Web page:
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Anacamptis pyramidalis owes its name to the form of the inflorescence which can be quite impressive in contrast to the thin stem. The plant can grow to a height of 20 to 60 cm. The foliage leaves - lanceolate, green and unspotted - form a rosette at base. Further up they embrace the stem neatly. The pyramidal form of the inflorescence is accentuated expecially in the early bloom, the later form is more conical. There are about 10 to 60 flowers, tightly arranged, each with an downward directed spur and supported by a long bract. The two petals form a hood with the dorsal sepal. The other sepals have a lanceolate form and are spreaded horizontally. The labellum is deeply three-lobed with two lateral lobes almost as long as the middle lobe - this one can be sometimes slightly divided. Outstanding are two longitudinal ridges at the base of the labellum. The two pollinia are attached to a commun sticky plate, the viscidium.
In 1753, Linné registered the plant as Anacamptis pyramidalis. For a long time Anacamptis was considered to be a monospecific genus until Richard M. Bateman and others broadened the understanding of the neat relationship with other orchids.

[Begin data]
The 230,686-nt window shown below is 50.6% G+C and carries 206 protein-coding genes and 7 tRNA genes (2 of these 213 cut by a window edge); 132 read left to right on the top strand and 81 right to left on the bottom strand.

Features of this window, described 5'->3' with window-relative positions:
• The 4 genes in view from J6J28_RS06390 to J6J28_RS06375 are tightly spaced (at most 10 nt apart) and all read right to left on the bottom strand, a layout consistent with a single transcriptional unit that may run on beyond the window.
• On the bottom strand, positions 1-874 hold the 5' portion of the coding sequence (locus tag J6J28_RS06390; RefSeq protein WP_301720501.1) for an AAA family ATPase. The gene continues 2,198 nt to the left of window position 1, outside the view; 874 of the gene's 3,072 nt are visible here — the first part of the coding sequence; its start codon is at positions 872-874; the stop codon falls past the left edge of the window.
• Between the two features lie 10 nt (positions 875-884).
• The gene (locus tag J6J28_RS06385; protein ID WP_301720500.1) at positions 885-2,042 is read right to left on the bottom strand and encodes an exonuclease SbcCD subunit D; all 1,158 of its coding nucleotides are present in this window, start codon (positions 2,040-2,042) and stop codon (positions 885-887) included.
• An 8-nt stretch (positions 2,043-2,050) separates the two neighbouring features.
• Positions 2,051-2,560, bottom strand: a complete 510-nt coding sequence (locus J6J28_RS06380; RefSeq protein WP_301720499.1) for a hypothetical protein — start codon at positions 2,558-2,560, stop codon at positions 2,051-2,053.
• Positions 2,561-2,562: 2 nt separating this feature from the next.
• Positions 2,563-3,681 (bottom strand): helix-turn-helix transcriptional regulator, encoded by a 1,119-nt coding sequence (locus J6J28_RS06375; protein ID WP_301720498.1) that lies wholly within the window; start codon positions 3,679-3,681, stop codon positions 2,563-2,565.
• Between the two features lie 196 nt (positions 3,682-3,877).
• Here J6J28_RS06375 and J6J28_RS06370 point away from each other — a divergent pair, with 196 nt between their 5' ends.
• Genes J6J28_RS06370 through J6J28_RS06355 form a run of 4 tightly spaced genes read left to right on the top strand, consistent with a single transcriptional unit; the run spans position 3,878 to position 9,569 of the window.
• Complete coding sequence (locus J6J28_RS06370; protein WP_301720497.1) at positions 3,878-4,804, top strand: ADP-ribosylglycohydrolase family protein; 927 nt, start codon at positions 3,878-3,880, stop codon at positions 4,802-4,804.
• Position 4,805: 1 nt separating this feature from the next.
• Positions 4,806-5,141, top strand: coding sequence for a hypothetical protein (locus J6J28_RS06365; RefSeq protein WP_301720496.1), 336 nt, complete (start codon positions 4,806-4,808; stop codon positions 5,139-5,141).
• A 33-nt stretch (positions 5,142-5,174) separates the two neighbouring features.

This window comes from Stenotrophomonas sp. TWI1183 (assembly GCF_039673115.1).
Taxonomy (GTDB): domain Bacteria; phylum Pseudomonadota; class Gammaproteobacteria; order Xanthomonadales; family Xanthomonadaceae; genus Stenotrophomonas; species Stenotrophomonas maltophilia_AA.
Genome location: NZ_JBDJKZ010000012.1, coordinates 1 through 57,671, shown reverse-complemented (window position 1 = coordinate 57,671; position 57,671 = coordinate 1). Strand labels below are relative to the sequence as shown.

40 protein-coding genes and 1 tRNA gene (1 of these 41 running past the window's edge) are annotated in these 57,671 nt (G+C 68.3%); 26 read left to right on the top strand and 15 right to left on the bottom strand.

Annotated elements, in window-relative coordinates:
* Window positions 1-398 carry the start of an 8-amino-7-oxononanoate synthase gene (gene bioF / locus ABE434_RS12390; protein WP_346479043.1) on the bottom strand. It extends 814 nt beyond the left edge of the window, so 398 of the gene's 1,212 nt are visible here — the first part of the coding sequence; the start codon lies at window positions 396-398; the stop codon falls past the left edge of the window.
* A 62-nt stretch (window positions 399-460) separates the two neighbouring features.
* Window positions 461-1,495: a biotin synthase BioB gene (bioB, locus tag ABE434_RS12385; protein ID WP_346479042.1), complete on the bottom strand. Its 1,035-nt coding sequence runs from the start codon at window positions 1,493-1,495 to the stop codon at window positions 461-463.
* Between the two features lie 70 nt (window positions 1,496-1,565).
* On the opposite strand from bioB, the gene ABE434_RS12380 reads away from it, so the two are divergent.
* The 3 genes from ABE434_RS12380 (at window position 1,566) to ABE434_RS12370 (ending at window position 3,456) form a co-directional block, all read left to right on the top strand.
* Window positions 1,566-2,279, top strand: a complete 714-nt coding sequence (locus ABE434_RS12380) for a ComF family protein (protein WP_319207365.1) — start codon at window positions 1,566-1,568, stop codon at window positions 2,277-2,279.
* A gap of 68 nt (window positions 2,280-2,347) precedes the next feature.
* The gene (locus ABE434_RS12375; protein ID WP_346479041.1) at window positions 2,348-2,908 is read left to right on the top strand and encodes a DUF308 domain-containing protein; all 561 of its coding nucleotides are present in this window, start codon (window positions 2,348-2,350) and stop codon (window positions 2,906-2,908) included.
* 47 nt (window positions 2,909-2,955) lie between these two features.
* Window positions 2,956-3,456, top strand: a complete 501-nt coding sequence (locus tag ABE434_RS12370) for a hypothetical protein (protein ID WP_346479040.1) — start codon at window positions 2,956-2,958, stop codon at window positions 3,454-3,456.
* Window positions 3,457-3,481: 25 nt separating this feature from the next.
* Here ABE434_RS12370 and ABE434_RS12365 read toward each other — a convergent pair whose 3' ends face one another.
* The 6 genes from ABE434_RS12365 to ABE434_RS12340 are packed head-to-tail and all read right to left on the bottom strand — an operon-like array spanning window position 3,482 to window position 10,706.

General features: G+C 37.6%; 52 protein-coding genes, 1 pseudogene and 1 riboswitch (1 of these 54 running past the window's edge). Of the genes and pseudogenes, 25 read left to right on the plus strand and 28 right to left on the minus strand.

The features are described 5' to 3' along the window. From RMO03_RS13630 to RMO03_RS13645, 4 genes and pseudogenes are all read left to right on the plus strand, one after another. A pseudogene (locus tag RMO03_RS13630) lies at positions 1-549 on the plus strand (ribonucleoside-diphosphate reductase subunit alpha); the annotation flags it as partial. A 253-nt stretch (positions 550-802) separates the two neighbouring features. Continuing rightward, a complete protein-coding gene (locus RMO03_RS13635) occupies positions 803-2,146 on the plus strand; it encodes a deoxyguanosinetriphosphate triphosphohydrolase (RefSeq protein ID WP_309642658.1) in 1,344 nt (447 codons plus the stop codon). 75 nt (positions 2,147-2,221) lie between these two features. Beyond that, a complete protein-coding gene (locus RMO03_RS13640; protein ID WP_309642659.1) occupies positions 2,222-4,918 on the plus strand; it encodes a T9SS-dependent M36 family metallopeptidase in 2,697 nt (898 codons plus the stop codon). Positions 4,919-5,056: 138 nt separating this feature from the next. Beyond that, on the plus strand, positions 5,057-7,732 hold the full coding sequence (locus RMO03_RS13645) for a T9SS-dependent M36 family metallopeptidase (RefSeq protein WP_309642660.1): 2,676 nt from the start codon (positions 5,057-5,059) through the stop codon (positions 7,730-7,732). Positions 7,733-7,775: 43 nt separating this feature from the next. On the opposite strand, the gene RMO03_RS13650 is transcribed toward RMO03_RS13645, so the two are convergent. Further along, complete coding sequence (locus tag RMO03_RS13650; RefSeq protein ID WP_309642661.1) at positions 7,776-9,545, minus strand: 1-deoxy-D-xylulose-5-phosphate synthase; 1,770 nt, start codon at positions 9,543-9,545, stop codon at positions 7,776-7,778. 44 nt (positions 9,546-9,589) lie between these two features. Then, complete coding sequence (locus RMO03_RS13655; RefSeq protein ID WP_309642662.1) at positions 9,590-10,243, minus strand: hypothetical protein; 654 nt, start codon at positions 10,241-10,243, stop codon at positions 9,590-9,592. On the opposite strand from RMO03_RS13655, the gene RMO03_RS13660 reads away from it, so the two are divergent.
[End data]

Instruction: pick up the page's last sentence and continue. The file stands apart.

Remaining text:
White colour of flowers
The flowers of Anacamptis pyramidalis are mostly rose, pink or red, sometimes deeply red. Otherwise, the variability of the species is relatively limited, but the general strength of the plants can vary due to the conditions of the habitat. The white flowered plants seems to be quite special. They are representing a variation of their own, since there are habitats where only plants with white flowers can be found. Paul Delforge (Guide des orchidées d'Europe, 2005, p.277) classifies the white form as Anacamptis pyramidals var. nivea and describes it as a plant with pure white flowers which have a shorter spur (5-10 mm) than the standard species (10-16 mm). H.Kretzschmar et al. (Die Orchideengattungen..., 2007, p.57) only refers to an inflorescence "albiflora". In regions where the white plants seem to constitute a variety of their own, they are more common than in other regions, where they are quite rare.
Habitat, bloom and distribution
Anacamptis pyramidalis is growing on meadows and pastures in the mountains, up to 2000 m, as well as in macchia habitats or grassland in the direct vicinity of the sea. Bloom is from March to July. The species can be found in most parts of Europe, with the exception of the Northeast.
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